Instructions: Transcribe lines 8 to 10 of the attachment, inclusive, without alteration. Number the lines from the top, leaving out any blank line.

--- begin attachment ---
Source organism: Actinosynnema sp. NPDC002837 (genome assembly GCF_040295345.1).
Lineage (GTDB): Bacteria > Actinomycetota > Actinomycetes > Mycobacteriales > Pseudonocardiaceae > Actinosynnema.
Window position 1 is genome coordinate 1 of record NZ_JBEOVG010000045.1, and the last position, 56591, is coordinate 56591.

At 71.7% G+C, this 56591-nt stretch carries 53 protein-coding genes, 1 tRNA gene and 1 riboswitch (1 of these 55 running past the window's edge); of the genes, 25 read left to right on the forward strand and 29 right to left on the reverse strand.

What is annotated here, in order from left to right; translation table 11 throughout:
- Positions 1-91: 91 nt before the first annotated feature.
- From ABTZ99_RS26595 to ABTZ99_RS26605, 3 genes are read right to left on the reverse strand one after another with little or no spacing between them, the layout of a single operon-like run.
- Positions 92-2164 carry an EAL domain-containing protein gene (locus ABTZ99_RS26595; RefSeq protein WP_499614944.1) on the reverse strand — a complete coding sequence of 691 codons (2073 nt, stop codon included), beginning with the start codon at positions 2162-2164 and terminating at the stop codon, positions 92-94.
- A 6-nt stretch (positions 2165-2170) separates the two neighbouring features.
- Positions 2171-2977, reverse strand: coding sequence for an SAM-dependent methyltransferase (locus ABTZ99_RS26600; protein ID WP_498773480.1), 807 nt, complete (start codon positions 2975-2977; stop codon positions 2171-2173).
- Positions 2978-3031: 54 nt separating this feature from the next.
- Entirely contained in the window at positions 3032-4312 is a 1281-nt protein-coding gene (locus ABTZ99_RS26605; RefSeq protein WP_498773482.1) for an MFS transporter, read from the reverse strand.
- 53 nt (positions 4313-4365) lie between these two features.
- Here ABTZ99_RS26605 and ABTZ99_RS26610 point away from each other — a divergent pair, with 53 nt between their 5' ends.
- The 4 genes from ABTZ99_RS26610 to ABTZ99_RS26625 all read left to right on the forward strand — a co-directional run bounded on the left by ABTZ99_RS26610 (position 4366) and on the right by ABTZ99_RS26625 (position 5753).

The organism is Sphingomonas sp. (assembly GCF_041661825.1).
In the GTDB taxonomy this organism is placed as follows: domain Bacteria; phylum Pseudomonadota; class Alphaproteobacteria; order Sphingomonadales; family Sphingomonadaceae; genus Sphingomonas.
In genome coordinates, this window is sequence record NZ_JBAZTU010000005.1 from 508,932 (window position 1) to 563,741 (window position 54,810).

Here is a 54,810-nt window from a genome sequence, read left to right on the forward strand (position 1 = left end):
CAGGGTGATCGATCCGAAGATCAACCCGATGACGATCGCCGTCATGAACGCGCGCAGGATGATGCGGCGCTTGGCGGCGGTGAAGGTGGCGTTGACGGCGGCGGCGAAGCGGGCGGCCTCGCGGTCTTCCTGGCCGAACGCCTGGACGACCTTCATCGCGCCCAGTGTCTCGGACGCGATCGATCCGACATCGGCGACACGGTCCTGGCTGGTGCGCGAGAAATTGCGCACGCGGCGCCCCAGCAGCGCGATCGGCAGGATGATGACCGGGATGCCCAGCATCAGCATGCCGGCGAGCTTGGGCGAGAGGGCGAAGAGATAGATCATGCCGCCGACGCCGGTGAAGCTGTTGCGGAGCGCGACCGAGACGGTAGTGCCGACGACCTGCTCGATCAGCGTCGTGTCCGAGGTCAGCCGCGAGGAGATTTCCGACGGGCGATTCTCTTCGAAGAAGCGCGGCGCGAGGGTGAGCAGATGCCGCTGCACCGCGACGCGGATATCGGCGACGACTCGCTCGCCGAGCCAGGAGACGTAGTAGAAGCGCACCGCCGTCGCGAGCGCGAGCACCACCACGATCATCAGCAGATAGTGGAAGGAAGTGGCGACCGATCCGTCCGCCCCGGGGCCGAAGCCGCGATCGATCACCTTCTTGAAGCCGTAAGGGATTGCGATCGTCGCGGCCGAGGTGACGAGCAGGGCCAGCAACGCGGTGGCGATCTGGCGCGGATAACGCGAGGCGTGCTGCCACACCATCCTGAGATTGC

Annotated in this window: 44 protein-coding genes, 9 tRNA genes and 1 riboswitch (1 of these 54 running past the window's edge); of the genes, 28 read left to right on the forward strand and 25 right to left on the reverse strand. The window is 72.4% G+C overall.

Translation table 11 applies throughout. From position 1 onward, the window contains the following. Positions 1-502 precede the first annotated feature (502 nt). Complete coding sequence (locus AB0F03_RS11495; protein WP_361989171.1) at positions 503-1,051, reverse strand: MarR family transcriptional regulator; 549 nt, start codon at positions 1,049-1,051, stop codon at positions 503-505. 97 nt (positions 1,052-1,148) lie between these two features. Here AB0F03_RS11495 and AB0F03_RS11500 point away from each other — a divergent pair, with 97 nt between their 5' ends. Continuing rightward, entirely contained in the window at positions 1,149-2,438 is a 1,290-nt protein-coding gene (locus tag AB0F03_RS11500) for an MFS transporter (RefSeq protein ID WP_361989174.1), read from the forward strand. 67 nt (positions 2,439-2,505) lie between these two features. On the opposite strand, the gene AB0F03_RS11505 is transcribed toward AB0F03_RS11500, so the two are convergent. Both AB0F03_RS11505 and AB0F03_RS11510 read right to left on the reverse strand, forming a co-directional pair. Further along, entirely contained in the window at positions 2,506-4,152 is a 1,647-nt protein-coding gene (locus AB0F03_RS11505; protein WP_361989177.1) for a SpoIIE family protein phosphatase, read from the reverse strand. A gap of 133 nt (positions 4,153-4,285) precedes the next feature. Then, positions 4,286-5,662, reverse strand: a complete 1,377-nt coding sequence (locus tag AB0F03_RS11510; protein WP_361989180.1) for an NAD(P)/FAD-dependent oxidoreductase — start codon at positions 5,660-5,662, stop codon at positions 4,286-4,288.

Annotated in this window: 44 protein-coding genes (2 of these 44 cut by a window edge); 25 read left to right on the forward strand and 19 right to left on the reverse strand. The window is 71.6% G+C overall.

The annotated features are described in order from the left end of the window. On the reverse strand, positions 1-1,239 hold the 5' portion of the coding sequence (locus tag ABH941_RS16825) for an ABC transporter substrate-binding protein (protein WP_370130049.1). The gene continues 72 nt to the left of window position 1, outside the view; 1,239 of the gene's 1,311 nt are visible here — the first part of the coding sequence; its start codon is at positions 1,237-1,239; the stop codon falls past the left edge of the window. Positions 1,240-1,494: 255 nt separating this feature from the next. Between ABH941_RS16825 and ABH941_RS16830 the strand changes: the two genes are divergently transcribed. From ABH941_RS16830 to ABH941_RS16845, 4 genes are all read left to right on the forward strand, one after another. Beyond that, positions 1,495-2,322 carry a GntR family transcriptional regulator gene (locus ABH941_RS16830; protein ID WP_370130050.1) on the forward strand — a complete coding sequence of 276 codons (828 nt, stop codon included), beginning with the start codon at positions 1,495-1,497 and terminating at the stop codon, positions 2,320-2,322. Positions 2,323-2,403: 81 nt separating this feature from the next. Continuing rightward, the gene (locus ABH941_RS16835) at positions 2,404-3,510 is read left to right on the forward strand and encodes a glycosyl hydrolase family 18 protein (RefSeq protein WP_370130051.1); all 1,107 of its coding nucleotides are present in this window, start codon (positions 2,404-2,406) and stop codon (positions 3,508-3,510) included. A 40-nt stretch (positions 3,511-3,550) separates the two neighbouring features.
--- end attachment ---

- Positions 92-2164 carry an EAL domain-containing protein gene (locus ABTZ99_RS26595; RefSeq protein WP_499614944.1) on the reverse strand — a complete coding sequence of 691 codons (2073 nt, stop codon included), beginning with the start codon at positions 2162-2164 and terminating at the stop codon, positions 92-94.
- A 6-nt stretch (positions 2165-2170) separates the two neighbouring features.
- Positions 2171-2977, reverse strand: coding sequence for an SAM-dependent methyltransferase (locus ABTZ99_RS26600; protein ID WP_498773480.1), 807 nt, complete (start codon positions 2975-2977; stop codon positions 2171-2173).